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Home Prices in Shanghai Start to Rise Again

Shanghai's home trading and price increases regained strength soon after the Spring Festival and are expected to keep a stable growth this year, business insiders said.

Shanghai Stanford Property Co Ltd reported home-trading volume rose 20 percent in the first half of this month. The average rents increased by over 10 percent during the two weeks.

Century 21 Shanghai reported its rent contracts rose about 15 percent during the period.

Meng Jun, marketing manager of Shanghai Stanford Property, said returning float population were a major force behind the increase after a listless season during the Spring Festival.

"The mid- and high-end apartment rents, in particular, have bottomed out after continuous decline in the past two years," Meng said.

Demand for high-end apartment are expected to climb as a recovering global economy may bring more overseas executives to the city, he said.

Ascott International, managing The Ascott and Somerset serviced apartments, reported its occupancy rate rose to about 90 percent last month from less than 70 percent around the Chinese New Year.

"The Chinese New Year is traditionally the time for companies to shift staff. Thus the occupancy rate was comparatively lower," said Tammy Hu, senior marketing manager of Ascott International China. The Ascott properties have monthly rents between US$23 to US$25 per square meter.

Overseas employees, major tenants at Ascott's properties, usually stay for about six months. "That guarantees a stable high-occupancy rate," Hu said.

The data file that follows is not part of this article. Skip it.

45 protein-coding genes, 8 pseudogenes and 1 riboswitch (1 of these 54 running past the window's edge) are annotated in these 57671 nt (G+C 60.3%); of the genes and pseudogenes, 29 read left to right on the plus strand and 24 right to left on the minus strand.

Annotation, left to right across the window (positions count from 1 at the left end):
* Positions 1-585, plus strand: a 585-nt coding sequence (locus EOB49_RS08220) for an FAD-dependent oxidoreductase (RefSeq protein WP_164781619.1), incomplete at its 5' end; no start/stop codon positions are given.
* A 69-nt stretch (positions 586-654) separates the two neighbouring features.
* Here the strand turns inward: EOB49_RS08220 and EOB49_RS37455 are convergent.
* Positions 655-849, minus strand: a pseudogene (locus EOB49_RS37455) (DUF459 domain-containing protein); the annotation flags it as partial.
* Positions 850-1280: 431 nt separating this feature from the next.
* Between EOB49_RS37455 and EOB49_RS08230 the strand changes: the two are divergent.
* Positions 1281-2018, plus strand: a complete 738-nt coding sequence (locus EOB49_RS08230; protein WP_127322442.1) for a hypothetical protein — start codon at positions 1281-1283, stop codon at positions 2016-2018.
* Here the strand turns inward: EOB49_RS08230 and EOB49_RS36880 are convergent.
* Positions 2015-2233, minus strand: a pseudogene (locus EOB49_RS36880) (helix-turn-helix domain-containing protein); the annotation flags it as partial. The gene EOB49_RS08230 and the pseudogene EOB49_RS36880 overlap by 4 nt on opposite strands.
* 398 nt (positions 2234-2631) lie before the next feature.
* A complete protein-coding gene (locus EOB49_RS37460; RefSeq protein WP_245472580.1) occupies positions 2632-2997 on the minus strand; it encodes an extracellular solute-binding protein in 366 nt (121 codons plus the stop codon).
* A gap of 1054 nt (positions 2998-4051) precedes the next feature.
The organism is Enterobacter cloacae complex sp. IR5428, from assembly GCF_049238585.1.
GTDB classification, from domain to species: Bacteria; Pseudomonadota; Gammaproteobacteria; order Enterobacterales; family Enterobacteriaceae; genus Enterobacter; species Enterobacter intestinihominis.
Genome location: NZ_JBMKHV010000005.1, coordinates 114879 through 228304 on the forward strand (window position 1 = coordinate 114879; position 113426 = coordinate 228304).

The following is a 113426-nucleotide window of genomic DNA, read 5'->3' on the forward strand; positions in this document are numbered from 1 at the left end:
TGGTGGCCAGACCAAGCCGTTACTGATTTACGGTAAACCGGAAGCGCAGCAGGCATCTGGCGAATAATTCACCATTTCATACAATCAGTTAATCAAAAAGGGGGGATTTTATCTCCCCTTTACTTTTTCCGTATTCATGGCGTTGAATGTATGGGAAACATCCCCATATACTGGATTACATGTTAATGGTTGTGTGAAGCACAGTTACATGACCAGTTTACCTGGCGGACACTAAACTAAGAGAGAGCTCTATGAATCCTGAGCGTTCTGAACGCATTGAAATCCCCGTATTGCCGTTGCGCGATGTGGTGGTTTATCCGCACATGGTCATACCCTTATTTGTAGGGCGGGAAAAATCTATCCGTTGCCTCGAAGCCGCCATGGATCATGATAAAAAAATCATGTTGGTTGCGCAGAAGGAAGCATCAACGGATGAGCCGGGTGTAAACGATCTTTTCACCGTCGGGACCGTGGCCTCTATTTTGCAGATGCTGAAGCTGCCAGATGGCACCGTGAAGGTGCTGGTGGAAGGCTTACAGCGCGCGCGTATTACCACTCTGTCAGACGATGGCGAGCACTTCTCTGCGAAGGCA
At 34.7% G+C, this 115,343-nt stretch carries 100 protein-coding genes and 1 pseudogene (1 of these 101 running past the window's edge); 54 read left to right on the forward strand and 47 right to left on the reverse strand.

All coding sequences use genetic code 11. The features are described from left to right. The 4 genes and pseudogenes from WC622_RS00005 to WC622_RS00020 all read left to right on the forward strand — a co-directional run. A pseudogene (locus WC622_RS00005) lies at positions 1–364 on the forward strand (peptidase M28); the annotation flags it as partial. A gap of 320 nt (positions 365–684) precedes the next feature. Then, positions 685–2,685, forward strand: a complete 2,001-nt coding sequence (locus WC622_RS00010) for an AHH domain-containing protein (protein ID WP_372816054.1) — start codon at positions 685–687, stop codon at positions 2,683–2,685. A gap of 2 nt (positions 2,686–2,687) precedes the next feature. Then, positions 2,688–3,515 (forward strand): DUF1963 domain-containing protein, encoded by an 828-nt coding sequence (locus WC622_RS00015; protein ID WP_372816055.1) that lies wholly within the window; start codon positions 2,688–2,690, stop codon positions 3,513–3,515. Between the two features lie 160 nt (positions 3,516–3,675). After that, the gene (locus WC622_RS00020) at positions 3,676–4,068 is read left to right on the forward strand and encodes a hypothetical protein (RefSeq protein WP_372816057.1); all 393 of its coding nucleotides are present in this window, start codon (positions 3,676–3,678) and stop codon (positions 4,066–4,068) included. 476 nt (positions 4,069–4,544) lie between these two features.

New housing prices returned to a fast-rising pace last month after a bland January.

The benchmark Shanghai Housing Index increased 1.4 percent last month. The housing market indicator edged up 0.45 percent - the slowest rate in one and a half years - in January.

Rent increased and trading rose despite news of restrictions on uncompleted housing transfer and unified property tax, analysts said.

"Some investors took a wait-and-see attitude around the turn of the year, when the government announced its attempt to cool down the real estate market," said Yang Zijiang, real estate research director of Fortunite Consulting Co Ltd. "The information did have a temporary impact on investors' sentiment, but Shanghai's housing prices will keep a sustainable growth."

(Eastday.com March 19, 2004)

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